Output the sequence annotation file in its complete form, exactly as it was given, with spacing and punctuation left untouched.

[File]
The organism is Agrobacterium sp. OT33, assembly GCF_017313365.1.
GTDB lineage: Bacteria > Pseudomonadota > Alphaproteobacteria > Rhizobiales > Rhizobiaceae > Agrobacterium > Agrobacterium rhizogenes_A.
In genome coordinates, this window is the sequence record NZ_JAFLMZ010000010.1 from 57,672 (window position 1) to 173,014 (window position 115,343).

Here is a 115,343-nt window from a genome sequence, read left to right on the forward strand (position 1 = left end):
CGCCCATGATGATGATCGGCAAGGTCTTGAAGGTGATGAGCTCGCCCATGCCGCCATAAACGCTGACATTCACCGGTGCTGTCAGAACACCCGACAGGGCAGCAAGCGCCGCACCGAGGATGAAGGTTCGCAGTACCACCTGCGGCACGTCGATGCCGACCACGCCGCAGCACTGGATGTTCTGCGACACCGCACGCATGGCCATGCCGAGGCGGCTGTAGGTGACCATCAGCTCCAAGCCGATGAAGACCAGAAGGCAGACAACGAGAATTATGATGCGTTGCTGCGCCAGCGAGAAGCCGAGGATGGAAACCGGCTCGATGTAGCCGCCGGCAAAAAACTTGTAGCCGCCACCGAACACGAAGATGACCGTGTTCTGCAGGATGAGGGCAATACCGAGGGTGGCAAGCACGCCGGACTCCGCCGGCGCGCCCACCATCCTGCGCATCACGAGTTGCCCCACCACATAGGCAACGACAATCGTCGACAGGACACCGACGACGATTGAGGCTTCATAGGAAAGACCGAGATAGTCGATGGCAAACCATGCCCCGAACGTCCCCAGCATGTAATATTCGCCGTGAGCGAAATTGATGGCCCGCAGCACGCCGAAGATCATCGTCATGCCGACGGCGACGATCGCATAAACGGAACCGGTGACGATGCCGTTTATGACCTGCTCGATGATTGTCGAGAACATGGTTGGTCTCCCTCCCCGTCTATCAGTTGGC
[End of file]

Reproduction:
The organism is Agrobacterium sp. OT33, assembly GCF_017313365.1.
GTDB lineage: Bacteria > Pseudomonadota > Alphaproteobacteria > Rhizobiales > Rhizobiaceae > Agrobacterium > Agrobacterium rhizogenes_A.
In genome coordinates, this window is the sequence record NZ_JAFLMZ010000010.1 from 57,672 (window position 1) to 173,014 (window position 115,343).

Here is a 115,343-nt window from a genome sequence, read left to right on the forward strand (position 1 = left end):
CGCCCATGATGATGATCGGCAAGGTCTTGAAGGTGATGAGCTCGCCCATGCCGCCATAAACGCTGACATTCACCGGTGCTGTCAGAACACCCGACAGGGCAGCAAGCGCCGCACCGAGGATGAAGGTTCGCAGTACCACCTGCGGCACGTCGATGCCGACCACGCCGCAGCACTGGATGTTCTGCGACACCGCACGCATGGCCATGCCGAGGCGGCTGTAGGTGACCATCAGCTCCAAGCCGATGAAGACCAGAAGGCAGACAACGAGAATTATGATGCGTTGCTGCGCCAGCGAGAAGCCGAGGATGGAAACCGGCTCGATGTAGCCGCCGGCAAAAAACTTGTAGCCGCCACCGAACACGAAGATGACCGTGTTCTGCAGGATGAGGGCAATACCGAGGGTGGCAAGCACGCCGGACTCCGCCGGCGCGCCCACCATCCTGCGCATCACGAGTTGCCCCACCACATAGGCAACGACAATCGTCGACAGGACACCGACGACGATTGAGGCTTCATAGGAAAGACCGAGATAGTCGATGGCAAACCATGCCCCGAACGTCCCCAGCATGTAATATTCGCCGTGAGCGAAATTGATGGCCCGCAGCACGCCGAAGATCATCGTCATGCCGACGGCGACGATCGCATAAACGGAACCGGTGACGATGCCGTTTATGACCTGCTCGATGATTGTCGAGAACATGGTTGGTCTCCCTCCCCGTCTATCAGTTGGC